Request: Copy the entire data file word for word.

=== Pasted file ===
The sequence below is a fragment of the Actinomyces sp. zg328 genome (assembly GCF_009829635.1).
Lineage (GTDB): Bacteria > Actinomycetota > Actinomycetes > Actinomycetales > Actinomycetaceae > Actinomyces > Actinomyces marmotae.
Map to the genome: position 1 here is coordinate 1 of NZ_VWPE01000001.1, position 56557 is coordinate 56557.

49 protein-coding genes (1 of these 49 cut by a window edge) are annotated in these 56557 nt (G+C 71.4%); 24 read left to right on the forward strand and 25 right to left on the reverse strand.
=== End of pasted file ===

The sequence below is a fragment of the Actinomyces sp. zg328 genome (assembly GCF_009829635.1).
Lineage (GTDB): Bacteria > Actinomycetota > Actinomycetes > Actinomycetales > Actinomycetaceae > Actinomyces > Actinomyces marmotae.
Map to the genome: position 1 here is coordinate 1 of NZ_VWPE01000001.1, position 56557 is coordinate 56557.

49 protein-coding genes (1 of these 49 cut by a window edge) are annotated in these 56557 nt (G+C 71.4%); 24 read left to right on the forward strand and 25 right to left on the reverse strand.